Protect Your Crypto Assets with a Quick OpSec Guide

Tips and tricks for making sure you never lose your crypto assets

Protect Your Crypto Assets with a Quick OpSec Guide

Tips and tricks for making sure you never lose your crypto assets

We recently came across Twitter user @jurad0x’s neat guide on protecting crypto assets and we found it to be an excellent read. While we are familiar with most of the tips in the thread and follow them strictly, we figured this advice would be very useful for people who are making their first steps in crypto.

This is why we got Jurad’s permission to publish the guide here (see the original guide on Twitter).

Some of the tips may seem a bit weird or complicated if you are a crypto novice but the deeper you dip your toes, the more they will make sense.

Jurad’s personal OpSec guide

1. Password manager of choice: Dashlane. Why? They are transparent and have a considerable security budget compared to their competitors like 1Password.

2. Email provider: Gmail but with Google Advanced Protection enabled. And mobile phone 2FA should be turned off.

3. Do not use SMS/Call 2FA anywhere! Your only choices of 2FA should be an App like Authy or Google Authenticator, or hardware 2FA like Yubikey. I use Authy + a bunch of Yubikeys.

4. Do not buy hardware 2FA keys, Ledger devices or Trezors from eBay or Amazon. Instead, please do your best to buy it directly from the manufacturer’s website. This lowers the chance of supply chain attacks.

A note from the Ambire team: Do not buy used or unpacked hardware wallets!

5. If you cannot purchase a dedicated 2FA device due to financial reasons, or need a quick fix until it arrives, your Ledger device can double as a hardware 2FA key. More on this here.

A note from the Ambire team: So can a Trezor; more info here.

6. To know what services support hardware 2FA, you can use this handy site. Most crypto exchanges, including Binance, support hardware 2FA.

7. There are some cons to using hardware 2FA. If you lose your keys, you’re pretty much screwed and in most cases not even the customer support will be able to help you. So add multiple keys, keep one with you and a few in a safe.

8. Before purchasing 2FA, ensure you get an NFC 2FA key if you want to log in with your phone. Most phones, including new iPhones, support NFC 2FA.

9. Remove the metal shroud on your Ledger to make it look like a cheap-ass USB stick. This helps with airport security, customs and/or the common thief trying to bust your kneecaps for you to unlock the Ledger.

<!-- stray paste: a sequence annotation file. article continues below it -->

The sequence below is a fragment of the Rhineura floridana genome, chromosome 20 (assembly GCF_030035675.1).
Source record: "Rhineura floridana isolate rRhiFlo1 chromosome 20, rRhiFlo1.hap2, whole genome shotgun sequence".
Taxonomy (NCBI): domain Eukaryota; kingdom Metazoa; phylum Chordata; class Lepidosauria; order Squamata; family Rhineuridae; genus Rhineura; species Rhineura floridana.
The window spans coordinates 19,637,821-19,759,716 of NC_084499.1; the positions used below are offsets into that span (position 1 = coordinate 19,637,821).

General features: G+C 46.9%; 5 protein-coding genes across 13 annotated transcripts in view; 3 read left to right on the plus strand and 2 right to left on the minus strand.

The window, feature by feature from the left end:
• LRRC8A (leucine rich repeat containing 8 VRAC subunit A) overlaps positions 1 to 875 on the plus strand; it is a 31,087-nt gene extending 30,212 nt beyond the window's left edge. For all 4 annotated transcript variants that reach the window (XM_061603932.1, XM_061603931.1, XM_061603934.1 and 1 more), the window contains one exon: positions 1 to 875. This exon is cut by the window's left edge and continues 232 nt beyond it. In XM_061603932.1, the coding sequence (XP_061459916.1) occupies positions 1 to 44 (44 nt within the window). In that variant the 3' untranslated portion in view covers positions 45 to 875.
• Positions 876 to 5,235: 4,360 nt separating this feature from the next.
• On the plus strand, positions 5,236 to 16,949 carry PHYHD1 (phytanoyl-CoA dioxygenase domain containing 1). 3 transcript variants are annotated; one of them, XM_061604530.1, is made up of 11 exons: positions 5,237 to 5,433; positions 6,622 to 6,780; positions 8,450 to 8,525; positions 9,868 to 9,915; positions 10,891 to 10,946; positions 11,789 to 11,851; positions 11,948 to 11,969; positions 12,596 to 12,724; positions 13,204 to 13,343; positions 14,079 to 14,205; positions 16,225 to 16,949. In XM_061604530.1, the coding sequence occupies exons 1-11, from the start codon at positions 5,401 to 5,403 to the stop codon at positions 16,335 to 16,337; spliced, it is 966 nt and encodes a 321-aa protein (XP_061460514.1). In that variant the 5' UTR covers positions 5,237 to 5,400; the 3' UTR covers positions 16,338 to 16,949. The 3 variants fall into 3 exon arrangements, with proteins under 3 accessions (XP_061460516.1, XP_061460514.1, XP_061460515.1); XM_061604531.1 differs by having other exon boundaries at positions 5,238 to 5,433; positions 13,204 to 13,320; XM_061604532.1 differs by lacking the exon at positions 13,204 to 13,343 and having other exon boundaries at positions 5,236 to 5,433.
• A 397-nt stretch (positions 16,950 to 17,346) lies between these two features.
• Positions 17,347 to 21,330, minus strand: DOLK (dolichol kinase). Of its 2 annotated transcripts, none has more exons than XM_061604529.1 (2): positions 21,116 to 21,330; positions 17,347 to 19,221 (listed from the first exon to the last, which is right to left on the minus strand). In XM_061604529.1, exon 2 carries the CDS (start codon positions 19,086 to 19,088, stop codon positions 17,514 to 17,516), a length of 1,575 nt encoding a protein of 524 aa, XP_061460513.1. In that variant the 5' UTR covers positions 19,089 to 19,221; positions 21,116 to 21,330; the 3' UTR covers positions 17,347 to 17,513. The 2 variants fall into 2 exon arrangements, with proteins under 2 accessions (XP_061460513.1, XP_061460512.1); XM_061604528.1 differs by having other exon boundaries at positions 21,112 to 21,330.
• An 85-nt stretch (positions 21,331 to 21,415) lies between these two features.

10. If you ever need a second phone number, for example for Telegram or to start a new Alt account on Twitter, offers phone numbers from around the world with little to no KYC.

11. Mobile phone of choice: I use an iPhone because I’m too far into the ecosystem, and security is alright if you keep your phone updated. Apple panic-sends security updates, so you should be relatively safe with an iPhone as long as you keep your iOS up to date.

12. But if you are hell-bent on using Android, Google’s Pixel line is your only choice.

13. Laptop/Default OS: My main laptop is a Macbook Pro. I use Parallels Desktop with “Isolated instances” to log into my crypto discord/twitter alt account. I also use a Parallels instance to log into my crypto work email, so in case I click on a PDF, the incident is isolated.

14. I use the host environment on my MacBook to do transactions on my Ledger with Metamask.

15. I have a Chromebook which I use only for Metamask with no Ledger. So I basically imported the private key directly to metamask.

16. This is really convenient for a quick NFT mint or just going around farming: I keep a small amount of funds on the Chromebook and keep rotating the profits. You get what I mean.

17. I have a Trezor, which I touch once a month, and it stores the majority of my wealth. I’ve stored it off-site with Shamir’s backup. I consider this my personal bank; it does not interact with any contracts.

18. I use to generate visa cards for Discord and other services where I have to pay subscription fees.

19. And if you’re like me and have private banking, the bank is pretty much willing to suck your 🍆 . You can ask for a debit card with your alt name instead of your real name. Yes, this is a thing. I was pretty shocked.

20. Pretend to be an idiot in IRL. And don’t show you know much about crypto besides “OMG, bitcoin is so expensive!”.

21. Avoid wearing crypto merchandise! Avoid attending crypto events unless you have to. Ego boost and flex are nice, but you will regret it 100x if you ever find yourself held at gunpoint.

22. Someone in crypto wants to send you something, maybe merch? Don’t get it to your IRL address; instead, use a proxy address or a P.O. box.

23. is a service by Aramex which allows you to get access to addresses around the world, sign up as a company in Delaware or under a fake name to be fully anonymous here.

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